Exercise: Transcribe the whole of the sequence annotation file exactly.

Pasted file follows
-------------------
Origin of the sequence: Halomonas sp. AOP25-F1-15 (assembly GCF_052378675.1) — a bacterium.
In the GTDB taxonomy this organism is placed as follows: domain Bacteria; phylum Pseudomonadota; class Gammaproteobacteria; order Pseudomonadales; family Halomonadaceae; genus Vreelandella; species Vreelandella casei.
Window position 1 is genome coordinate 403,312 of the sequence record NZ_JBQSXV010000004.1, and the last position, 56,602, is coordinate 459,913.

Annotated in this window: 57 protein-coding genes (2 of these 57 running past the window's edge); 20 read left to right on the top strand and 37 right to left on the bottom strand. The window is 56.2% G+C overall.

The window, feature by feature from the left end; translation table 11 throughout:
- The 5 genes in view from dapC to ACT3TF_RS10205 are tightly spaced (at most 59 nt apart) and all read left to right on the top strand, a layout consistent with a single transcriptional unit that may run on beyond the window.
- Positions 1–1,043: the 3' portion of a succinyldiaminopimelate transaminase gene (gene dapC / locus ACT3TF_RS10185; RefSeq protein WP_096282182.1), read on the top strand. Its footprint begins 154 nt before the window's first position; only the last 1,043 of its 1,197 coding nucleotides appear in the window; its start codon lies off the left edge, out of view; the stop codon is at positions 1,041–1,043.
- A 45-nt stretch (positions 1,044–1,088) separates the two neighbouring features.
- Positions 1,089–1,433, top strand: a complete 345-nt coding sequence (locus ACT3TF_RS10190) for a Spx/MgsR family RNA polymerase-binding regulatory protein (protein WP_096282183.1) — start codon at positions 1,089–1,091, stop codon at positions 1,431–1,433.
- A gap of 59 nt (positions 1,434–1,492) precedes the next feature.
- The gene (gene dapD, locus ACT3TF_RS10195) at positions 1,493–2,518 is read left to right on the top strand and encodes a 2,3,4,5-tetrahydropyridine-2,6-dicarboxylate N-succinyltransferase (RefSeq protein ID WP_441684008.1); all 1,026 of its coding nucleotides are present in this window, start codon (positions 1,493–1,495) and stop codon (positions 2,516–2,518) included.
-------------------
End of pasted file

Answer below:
Origin of the sequence: Halomonas sp. AOP25-F1-15 (assembly GCF_052378675.1) — a bacterium.
In the GTDB taxonomy this organism is placed as follows: domain Bacteria; phylum Pseudomonadota; class Gammaproteobacteria; order Pseudomonadales; family Halomonadaceae; genus Vreelandella; species Vreelandella casei.
Window position 1 is genome coordinate 403,312 of the sequence record NZ_JBQSXV010000004.1, and the last position, 56,602, is coordinate 459,913.

Annotated in this window: 57 protein-coding genes (2 of these 57 running past the window's edge); 20 read left to right on the top strand and 37 right to left on the bottom strand. The window is 56.2% G+C overall.

The window, feature by feature from the left end; translation table 11 throughout:
- The 5 genes in view from dapC to ACT3TF_RS10205 are tightly spaced (at most 59 nt apart) and all read left to right on the top strand, a layout consistent with a single transcriptional unit that may run on beyond the window.
- Positions 1–1,043: the 3' portion of a succinyldiaminopimelate transaminase gene (gene dapC / locus ACT3TF_RS10185; RefSeq protein WP_096282182.1), read on the top strand. Its footprint begins 154 nt before the window's first position; only the last 1,043 of its 1,197 coding nucleotides appear in the window; its start codon lies off the left edge, out of view; the stop codon is at positions 1,041–1,043.
- A 45-nt stretch (positions 1,044–1,088) separates the two neighbouring features.
- Positions 1,089–1,433, top strand: a complete 345-nt coding sequence (locus ACT3TF_RS10190) for a Spx/MgsR family RNA polymerase-binding regulatory protein (protein WP_096282183.1) — start codon at positions 1,089–1,091, stop codon at positions 1,431–1,433.
- A gap of 59 nt (positions 1,434–1,492) precedes the next feature.
- The gene (gene dapD, locus ACT3TF_RS10195) at positions 1,493–2,518 is read left to right on the top strand and encodes a 2,3,4,5-tetrahydropyridine-2,6-dicarboxylate N-succinyltransferase (RefSeq protein ID WP_441684008.1); all 1,026 of its coding nucleotides are present in this window, start codon (positions 1,493–1,495) and stop codon (positions 2,516–2,518) included.